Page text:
• Pete and Lars encounter a storm on their way to another island. The wind and the waves become stronger and more dangerous. The boat is damaged and they really get into trouble!
  • Pete has to learn: The Ocean is always right and much more to come here pretty soon …

https://bloeckerblog.com

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Fingal Heads and Kingscliff Cudgen have developed recently significantly! Today we had the chance to re – visit this area across the QLD border into New South Wales, after heavy rainfalls.

Credit phb
Credit phb
Credit phb

The Fingal Head Lighthouse, located in New South Wales, Australia, has a rich history dating back to the 1860s. The first lighthouse was lit in 1872 to address the dangers posed by reefs and deep waters near the shore. The current lighthouse, completed in 1879, was designed by Colonial architect James Barnett and is the oldest public building in the Tweed Shire¹.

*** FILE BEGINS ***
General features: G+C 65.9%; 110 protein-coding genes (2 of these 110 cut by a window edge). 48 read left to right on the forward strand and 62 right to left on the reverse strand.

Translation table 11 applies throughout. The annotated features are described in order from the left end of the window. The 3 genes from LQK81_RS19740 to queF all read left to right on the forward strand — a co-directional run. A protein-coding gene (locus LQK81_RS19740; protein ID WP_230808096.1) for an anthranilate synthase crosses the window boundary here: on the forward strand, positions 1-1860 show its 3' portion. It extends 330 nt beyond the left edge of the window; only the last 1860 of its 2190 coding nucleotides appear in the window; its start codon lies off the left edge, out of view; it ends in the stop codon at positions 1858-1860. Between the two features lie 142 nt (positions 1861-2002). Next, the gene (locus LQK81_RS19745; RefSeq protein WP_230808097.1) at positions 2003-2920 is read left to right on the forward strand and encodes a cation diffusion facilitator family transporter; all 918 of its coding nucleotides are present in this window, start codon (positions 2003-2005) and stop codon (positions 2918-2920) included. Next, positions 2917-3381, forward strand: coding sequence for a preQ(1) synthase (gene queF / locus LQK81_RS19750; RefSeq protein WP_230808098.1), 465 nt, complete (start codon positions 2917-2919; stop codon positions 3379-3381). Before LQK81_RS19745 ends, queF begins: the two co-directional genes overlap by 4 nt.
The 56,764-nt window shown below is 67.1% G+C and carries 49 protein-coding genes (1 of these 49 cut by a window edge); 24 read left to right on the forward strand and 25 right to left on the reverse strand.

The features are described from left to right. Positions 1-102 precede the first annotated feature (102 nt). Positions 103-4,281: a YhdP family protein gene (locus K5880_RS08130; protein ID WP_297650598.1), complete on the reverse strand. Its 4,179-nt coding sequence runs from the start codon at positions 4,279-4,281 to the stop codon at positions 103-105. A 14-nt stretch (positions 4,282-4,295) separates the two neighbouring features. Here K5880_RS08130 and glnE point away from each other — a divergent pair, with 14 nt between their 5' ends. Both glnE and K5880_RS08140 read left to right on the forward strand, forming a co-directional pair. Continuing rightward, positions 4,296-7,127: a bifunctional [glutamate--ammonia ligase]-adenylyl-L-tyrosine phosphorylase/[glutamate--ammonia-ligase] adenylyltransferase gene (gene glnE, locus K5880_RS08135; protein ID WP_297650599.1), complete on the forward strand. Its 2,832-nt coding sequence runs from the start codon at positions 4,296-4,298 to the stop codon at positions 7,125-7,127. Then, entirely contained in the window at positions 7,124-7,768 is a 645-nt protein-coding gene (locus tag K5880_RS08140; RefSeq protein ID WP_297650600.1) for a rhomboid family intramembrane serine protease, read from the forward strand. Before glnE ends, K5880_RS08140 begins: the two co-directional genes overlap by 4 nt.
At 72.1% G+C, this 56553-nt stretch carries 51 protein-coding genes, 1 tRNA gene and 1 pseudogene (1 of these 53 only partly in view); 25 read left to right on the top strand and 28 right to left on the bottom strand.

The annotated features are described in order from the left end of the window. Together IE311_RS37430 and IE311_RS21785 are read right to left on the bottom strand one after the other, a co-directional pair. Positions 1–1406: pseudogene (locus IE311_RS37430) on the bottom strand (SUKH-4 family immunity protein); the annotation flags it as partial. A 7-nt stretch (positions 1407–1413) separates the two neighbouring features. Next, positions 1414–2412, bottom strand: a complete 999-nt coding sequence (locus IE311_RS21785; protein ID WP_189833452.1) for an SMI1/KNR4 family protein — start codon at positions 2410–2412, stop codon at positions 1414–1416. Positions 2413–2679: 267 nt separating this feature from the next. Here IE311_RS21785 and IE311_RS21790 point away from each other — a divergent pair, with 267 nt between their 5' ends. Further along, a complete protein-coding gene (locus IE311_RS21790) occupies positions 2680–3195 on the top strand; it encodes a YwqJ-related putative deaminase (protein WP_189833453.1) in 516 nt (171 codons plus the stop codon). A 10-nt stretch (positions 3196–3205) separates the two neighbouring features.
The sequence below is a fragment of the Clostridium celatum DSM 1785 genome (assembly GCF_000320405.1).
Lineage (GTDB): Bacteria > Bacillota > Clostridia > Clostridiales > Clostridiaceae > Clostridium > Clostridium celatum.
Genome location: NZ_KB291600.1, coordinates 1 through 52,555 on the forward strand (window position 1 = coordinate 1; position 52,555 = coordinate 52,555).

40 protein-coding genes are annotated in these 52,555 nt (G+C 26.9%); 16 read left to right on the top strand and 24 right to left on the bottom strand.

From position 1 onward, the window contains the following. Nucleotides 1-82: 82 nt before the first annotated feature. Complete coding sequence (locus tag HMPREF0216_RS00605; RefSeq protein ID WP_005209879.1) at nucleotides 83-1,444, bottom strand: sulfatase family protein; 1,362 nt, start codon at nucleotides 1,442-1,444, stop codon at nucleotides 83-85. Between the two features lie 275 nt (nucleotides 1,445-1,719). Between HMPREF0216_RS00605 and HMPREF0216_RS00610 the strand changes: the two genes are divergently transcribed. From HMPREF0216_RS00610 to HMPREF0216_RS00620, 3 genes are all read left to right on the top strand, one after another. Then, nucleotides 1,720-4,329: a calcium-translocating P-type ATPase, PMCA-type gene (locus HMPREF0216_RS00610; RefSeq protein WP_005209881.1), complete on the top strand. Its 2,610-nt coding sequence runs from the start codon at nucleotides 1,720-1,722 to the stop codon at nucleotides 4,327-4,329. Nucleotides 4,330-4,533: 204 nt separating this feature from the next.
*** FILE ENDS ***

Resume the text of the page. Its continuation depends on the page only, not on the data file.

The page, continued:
William Arnold was the first lighthouse keeper, assuming his duties on March 30, 1879. He, along with his wife Henrietta and their 11 children, lived at the lighthouse keeper’s residence for 27 years until his retirement on September 1, 1906. The residence was demolished in 1923 when the lighthouse was automated¹.

The lighthouse’s original apparatus was a Chance Bros 4th order Catadioptric fixed lens, illuminated by a two-wick burner. It underwent several upgrades over the years, including conversion to automatic acetylene operation in 1923 and to mains electricity in 1970. In early 2021, it was converted to an LED light source¹.